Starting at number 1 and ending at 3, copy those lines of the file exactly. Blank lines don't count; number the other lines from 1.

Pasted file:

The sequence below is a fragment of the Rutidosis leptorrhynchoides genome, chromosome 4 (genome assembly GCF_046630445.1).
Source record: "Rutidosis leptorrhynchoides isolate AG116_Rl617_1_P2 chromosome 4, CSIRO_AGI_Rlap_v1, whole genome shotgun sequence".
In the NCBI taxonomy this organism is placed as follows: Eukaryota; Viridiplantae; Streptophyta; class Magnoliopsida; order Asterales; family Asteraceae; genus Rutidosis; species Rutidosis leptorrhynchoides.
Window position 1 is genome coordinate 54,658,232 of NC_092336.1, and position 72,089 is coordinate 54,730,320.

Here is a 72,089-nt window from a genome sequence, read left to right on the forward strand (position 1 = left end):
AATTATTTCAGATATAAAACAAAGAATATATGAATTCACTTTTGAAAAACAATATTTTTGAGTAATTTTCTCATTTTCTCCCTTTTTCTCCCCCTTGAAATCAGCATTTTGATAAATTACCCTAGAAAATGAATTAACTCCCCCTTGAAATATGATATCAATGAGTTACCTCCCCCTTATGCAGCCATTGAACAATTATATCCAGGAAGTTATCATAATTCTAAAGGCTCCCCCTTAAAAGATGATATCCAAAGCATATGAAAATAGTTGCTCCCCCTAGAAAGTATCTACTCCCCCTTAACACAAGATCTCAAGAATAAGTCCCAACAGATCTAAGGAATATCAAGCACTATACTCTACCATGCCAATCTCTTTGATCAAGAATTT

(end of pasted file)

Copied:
The sequence below is a fragment of the Rutidosis leptorrhynchoides genome, chromosome 4 (genome assembly GCF_046630445.1).
Source record: "Rutidosis leptorrhynchoides isolate AG116_Rl617_1_P2 chromosome 4, CSIRO_AGI_Rlap_v1, whole genome shotgun sequence".
In the NCBI taxonomy this organism is placed as follows: Eukaryota; Viridiplantae; Streptophyta; class Magnoliopsida; order Asterales; family Asteraceae; genus Rutidosis; species Rutidosis leptorrhynchoides.